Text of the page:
I am getting an error code 141 when running a bash script on a CI server that I cannot reproduce locally.

After some searching, it sounds that error 141 indicates a PIPEFAIL, and I have a

set -o pipefail

at the top of the script.

However, I would like to know what the underlying error code was that caused the pipe to fail. Is there a way to extract the error code of the failing command? Or do I need to restructure the script to not use pipes to get that?

2 Answers 2


Since it is bash you might consider PIPESTATUS

command exit 1 | command exit 2 | command exit 3 | foobar; declare -p PIPESTATUS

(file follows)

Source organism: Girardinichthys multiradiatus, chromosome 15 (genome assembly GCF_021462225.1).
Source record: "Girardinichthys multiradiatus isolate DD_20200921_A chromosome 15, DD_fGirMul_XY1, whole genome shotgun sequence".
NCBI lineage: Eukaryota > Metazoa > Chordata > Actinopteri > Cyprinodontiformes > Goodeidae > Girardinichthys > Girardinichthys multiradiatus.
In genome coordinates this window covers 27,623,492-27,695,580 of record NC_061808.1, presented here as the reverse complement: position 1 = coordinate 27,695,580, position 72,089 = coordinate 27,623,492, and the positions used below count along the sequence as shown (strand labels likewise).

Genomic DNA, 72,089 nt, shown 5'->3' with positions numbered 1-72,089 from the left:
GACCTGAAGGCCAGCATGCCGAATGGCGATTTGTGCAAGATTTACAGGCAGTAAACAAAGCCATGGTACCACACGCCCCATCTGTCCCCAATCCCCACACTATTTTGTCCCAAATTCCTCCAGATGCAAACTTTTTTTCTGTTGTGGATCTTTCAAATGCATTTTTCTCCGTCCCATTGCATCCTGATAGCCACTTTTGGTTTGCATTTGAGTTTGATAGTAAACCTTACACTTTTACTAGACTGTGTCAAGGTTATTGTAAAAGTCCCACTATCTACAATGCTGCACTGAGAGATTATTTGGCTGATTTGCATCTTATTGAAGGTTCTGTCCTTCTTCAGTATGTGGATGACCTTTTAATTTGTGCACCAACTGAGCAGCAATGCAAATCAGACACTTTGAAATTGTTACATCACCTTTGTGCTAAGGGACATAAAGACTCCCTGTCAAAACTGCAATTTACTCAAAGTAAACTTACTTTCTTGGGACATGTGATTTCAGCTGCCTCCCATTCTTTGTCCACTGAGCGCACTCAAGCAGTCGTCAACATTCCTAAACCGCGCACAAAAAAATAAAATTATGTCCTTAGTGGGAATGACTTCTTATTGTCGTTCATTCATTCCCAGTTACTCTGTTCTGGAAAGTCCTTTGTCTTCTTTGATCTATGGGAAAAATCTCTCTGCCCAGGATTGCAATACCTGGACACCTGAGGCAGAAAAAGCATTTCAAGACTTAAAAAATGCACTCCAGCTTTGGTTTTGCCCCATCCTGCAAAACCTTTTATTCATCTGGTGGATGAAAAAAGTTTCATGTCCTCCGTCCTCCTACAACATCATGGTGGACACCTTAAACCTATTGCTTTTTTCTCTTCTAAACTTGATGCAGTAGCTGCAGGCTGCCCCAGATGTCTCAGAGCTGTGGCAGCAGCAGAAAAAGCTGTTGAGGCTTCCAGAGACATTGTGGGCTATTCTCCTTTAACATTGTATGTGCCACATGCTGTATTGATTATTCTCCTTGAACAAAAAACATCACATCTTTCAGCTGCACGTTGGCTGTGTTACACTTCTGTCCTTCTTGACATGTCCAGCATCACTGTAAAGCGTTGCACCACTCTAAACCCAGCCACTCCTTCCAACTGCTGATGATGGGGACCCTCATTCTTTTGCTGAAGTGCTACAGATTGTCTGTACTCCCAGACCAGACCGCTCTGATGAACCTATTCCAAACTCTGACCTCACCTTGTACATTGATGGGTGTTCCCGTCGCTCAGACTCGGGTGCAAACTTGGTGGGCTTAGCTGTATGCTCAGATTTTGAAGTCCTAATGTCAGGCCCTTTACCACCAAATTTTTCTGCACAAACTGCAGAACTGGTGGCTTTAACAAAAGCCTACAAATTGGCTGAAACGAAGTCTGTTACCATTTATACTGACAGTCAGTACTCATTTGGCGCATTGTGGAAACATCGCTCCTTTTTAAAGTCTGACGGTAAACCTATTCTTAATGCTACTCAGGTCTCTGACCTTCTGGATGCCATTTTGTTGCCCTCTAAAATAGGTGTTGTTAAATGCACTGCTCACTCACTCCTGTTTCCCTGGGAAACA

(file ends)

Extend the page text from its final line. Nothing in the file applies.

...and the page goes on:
After the warning that foobar is not found you should get the value of PIPESTATUS

 declare -a PIPESTATUS=([0]="1" [1]="2" [2]="3" [3]="127")

141 is the value $? gets if a process exits due to signal 13, which on Linux is SIGPIPE (see signal(7)). That's what a process gets if it tries to write to a pipe with no readers. Usually you wouldn't see that return value, since the return status of a pipe is that of the last process in it. But with pipefail set, Bash returns the last failing value.

$ (echo x; sleep 1; echo y) | head -1 >/dev/null ; echo $?

$ set -o pipefail
$ (echo x; sleep 1; echo y) | head -1 >/dev/null ; echo $?
  • Why does the second example fail though? Which of the piped commands fail? I don't see any issues.
    – kos
    Commented Feb 20, 2020 at 0:29

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